Florida audit finds accounting, management issues with Miami-Dade school district
The Center Square Florida | By Andrew Powell | May 30, 2023
(The Center Square) — A recent audit of the Miami-Dade County School District has revealed several issues with accurate record-keeping and sound financial management.
The Florida Auditor General found nine separate issues, ranging from IT and security concerns to failing to correct deficiencies in annual inspections.
The first issue found was that the school district had not yet given all of its employee-appropriate training in mental health awareness, a training program designed to identify when a student might need mental health services. The program was allocated $13 million in fiscal year 2021-22 to be established by the district school board, and as of May 2022, the district had 18,228 district school employees that still needed to complete the training.
In response, the district school board stated it had reduced class sizes and they were unable to complete training for the other 37% of remaining employees in fiscal year 2021-22. The AG recommended that the district enhance its procedures to ensure all staff complete the training.
The second issue found related to school safety officers also not receiving appropriate training in mental health crisis intervention. Florida law states that district school boards and superintendents partner with local law enforcement and security agencies to assign at least one safe-school officer. The audit found that the district could not demonstrate that safety officers had completed the appropriate training and recommended that the district continue demonstrating compliance with school safety laws.
According to the report, the district also failed to implement a mobile panic system fully. Known as “Alyssa’s Alert” the system must be able to reach law enforcement and emergency services to ensure coordination between first responder agencies. The audit found that at the cost of $417,054, only the school’s principals had installed the application on their mobile devices, leaving vice principals and other administration without the application in their absence.
In response, the district stated that by June 2022 after successfully testing the system, employees were informed of the mobile panic alert system. However, the district could not produce the documentation to show that the application was fully implemented. It was recommended that better record keeping happens, to better demonstrate compliance with state law.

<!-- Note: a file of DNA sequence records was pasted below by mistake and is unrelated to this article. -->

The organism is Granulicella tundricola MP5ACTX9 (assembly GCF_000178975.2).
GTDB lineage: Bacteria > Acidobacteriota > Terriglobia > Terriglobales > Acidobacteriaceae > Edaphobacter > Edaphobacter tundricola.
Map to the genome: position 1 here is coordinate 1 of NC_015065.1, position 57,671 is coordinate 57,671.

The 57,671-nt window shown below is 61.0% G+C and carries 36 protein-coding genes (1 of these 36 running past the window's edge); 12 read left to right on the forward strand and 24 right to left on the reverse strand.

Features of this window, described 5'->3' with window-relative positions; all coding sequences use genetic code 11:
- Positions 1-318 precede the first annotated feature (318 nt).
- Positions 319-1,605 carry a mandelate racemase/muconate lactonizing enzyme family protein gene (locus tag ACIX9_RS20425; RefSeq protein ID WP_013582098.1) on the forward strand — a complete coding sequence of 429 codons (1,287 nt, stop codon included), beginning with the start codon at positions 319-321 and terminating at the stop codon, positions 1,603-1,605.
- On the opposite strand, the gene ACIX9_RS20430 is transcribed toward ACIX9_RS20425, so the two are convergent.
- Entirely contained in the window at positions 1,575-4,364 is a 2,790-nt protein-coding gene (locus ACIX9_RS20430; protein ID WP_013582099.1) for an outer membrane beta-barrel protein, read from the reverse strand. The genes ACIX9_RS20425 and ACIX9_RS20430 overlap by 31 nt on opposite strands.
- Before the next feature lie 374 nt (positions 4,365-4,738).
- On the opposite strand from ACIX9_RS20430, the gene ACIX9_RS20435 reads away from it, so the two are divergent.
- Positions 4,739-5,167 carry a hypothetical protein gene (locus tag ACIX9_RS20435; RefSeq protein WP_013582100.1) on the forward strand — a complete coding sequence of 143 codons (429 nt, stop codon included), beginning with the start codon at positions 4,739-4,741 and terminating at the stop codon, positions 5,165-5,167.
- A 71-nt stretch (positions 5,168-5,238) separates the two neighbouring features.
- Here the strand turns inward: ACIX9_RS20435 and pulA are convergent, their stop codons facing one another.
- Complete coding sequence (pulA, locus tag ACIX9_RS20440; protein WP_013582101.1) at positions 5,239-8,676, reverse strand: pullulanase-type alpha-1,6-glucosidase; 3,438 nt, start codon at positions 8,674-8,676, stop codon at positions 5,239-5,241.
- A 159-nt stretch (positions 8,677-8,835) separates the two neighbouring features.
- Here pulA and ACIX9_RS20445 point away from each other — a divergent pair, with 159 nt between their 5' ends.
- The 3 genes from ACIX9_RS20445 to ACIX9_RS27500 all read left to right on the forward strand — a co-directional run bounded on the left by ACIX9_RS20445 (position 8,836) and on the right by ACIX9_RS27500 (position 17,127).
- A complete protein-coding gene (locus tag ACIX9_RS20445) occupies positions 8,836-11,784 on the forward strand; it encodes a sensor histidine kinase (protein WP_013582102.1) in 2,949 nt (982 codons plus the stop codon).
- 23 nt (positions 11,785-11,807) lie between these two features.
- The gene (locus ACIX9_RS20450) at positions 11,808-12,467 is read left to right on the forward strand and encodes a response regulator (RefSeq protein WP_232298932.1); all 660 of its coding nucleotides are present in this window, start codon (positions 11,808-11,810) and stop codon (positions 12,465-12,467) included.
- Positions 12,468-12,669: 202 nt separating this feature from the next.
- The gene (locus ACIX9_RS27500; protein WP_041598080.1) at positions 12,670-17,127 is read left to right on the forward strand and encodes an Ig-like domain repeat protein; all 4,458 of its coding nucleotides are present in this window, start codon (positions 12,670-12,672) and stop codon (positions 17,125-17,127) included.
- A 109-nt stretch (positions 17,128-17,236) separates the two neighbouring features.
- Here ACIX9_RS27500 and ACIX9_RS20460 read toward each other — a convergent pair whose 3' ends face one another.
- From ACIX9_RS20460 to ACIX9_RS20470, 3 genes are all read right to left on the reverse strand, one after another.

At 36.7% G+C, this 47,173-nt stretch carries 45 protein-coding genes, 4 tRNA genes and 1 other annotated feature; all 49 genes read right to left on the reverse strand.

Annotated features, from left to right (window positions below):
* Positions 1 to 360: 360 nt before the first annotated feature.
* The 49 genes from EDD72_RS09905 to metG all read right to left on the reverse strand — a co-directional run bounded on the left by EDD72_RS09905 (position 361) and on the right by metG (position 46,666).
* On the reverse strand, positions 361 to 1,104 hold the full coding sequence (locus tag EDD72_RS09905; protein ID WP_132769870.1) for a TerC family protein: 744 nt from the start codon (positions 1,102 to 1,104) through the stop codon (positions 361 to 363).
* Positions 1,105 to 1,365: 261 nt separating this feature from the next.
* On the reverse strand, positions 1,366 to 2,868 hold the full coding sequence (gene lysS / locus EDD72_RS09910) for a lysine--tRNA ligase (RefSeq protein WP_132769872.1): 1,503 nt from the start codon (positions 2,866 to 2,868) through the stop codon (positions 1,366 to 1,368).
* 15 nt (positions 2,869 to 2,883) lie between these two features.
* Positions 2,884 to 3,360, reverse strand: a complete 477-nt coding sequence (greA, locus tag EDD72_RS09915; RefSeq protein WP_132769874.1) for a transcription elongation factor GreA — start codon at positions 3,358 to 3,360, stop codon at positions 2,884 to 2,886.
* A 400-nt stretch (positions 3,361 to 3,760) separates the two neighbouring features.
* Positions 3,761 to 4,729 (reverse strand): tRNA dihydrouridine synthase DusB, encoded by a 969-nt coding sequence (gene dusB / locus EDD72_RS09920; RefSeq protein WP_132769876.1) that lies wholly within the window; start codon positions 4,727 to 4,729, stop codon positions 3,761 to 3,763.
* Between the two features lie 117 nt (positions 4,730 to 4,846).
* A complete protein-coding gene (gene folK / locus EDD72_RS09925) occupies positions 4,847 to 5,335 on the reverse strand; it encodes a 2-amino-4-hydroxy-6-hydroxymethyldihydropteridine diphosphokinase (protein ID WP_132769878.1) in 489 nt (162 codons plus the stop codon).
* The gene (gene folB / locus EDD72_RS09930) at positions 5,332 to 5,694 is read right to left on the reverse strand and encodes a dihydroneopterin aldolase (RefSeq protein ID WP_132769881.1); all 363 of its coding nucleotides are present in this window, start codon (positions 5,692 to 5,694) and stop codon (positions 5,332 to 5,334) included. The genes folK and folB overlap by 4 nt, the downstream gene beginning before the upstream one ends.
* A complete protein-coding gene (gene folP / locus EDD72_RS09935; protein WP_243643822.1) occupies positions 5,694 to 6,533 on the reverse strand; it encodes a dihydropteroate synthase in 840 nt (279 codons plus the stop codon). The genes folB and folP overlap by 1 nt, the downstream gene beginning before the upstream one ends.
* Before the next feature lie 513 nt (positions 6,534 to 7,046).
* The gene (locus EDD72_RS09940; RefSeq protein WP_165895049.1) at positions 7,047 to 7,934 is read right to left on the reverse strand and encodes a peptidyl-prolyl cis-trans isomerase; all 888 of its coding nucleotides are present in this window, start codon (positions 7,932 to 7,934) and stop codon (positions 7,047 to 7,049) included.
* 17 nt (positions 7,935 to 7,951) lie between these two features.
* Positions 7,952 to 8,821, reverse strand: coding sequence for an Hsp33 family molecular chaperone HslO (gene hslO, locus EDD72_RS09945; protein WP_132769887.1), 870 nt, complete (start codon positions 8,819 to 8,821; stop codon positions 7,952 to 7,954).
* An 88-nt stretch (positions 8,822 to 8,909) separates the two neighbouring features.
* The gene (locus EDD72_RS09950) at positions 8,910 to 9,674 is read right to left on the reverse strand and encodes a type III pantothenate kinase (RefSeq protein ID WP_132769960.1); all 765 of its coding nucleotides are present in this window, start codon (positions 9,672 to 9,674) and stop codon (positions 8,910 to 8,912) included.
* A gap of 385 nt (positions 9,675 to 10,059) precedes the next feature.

The audit also found several instances where the Miami-Dade district school board still needed to correct facility maintenance needs, in some cases for longer than two years. These included a lack of smoke detectors in classrooms, unsafe electrical work, missing or broken handles on emergency exits, and a lack of an exhaust system in classrooms that use chemicals.
In response, the district indicated that a lack of staff and setbacks caused by the COVID-19 pandemic prevented them from rectifying the issues and added that most problems would be resolved during fiscal year 2022-23, while other projects would take more time given certain capital deficiencies.
There were also several issues regarding the use of funds and submitting reports promptly. Cost reports for construction projects totaling $41.4 million were submitted 159 days late. At the same time, performance funding for industry training including surgical technology technician, pharmacy technician, network support services technician, and Federal Aviation Administration mechanics and technician certifications, was found to be funding students that still needed to complete the industry training.
The district also failed to prepare or review and approve bank account reconciliations promptly. A lack of staff and knowledge of procedure was given as the reason by the district as to why this occurred.
Other issues with effective record-keeping included the district’s failure to demonstrate that it had procured contracts that would put the district at an advantage in terms of cost saving. These included overpaying registered nurses contracted by the district, and paying $589,991 to a vendor to lease police vehicles.
Security concerns around user authentication were also in the audit, and the report recommends further action to keep confidential records private.
The district manages 330 elementary, middle and high schools, 12 alternative/virtual schools and sponsors 139 charter schools with a total of 341,141 full-time equivalent students.